Linking ecosystem and parasite ecology

Michel Loreau, Jacques Roy, David Tilman

Research output: Chapter in Book/Report/Conference proceedingChapter

Abstract

Community ecology and ecosystem ecology provide different perspectives on ecological systems, and have followed increasingly divergent pathways for decades. Recent theoretical and experimental work has begun to integrate these perspectives and provides new light on how species and ecosystems are mutually interdependent. A number of experiments and models have shown that species diversity affects ecosystem functioning through either selection of appropriate dominant species or complementarity among species with different traits. Although particular species may have a large functional impact only at small scales, some hypotheses and experimental evidence suggest that species diversity may also be critical at large temporal and spatial scales. These conclusions, however, have been obtained in relatively simple systems. A major future challenge is to extend this knowledge to full ecosystems with multiple trophic levels and multiple processes, and to determine how biodiversity dynamics, ecosystem processes, and abiotic factors interact.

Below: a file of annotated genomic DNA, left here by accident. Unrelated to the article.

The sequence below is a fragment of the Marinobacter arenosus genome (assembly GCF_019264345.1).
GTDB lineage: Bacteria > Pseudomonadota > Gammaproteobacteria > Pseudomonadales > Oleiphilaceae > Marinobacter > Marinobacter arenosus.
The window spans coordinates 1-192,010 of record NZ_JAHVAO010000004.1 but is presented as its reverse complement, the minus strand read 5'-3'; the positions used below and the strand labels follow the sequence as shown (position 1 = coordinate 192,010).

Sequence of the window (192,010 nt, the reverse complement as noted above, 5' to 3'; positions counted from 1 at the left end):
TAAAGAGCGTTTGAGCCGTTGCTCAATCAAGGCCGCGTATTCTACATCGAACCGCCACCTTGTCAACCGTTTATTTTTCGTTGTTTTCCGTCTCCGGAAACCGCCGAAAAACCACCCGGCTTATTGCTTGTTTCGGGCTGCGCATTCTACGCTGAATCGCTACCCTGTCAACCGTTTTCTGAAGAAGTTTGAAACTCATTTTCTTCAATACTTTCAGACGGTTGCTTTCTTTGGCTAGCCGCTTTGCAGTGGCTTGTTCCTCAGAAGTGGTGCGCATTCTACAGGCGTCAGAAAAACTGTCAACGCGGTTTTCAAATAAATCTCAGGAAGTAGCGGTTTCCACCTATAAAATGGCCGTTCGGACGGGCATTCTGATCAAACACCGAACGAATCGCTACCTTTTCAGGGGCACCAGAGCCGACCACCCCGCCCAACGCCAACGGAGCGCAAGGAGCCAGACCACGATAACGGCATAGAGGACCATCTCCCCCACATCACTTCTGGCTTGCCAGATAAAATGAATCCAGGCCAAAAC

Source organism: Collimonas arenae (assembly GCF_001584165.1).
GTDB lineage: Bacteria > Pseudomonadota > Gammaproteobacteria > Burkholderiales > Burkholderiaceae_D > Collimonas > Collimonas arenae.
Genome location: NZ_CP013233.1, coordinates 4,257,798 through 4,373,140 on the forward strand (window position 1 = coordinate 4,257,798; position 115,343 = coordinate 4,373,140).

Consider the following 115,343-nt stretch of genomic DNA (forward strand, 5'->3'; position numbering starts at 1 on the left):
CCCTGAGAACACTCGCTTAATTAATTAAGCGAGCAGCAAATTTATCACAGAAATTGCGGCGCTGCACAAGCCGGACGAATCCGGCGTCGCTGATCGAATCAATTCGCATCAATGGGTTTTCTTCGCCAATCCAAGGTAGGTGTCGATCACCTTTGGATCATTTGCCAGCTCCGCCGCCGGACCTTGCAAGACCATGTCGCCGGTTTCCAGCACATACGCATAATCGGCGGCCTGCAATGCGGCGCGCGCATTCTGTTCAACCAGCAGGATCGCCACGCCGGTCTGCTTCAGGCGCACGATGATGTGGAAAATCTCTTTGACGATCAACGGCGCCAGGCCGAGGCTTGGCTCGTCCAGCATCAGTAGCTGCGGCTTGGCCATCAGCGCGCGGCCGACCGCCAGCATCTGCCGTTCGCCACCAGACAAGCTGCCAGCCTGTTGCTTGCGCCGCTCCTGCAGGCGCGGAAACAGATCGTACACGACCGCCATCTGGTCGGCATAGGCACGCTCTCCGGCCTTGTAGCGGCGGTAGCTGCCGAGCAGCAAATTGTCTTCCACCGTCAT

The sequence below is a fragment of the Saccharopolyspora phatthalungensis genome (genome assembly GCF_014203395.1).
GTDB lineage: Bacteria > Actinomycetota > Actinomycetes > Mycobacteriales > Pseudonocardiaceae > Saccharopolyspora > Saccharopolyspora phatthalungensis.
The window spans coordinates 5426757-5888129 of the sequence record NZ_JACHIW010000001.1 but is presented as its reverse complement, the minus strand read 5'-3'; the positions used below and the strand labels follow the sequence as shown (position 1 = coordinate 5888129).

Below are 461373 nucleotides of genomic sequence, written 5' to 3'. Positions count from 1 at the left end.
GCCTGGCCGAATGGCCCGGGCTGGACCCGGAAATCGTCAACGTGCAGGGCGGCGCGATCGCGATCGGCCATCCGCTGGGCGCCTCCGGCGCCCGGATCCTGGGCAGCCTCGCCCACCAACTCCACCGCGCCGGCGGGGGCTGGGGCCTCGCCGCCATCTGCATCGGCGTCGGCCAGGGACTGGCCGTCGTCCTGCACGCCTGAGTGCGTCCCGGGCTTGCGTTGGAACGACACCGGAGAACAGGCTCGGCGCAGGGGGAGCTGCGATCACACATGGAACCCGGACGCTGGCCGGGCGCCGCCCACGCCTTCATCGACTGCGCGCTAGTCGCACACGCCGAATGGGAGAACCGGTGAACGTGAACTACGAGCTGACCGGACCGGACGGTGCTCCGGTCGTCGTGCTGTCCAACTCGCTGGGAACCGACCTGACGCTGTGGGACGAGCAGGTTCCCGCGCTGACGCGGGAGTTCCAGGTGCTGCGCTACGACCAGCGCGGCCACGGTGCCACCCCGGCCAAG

Original languageEnglish (US)
Title of host publicationParasitism and Ecosystems
PublisherOxford University Press
ISBN (Electronic)9780191712777
ISBN (Print)0198529864, 9780198529873
DOIs
StatePublished - Sep 1 2007

Keywords

  • Functional ecology
  • Parasitism
  • Spatial scale
  • Species diversity
  • Temporal scale

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    Loreau, M., Roy, J., & Tilman, D. (2007). Linking ecosystem and parasite ecology. In Parasitism and Ecosystems Oxford University Press. https://doi.org/10.1093/acprof:oso/9780198529873.003.0002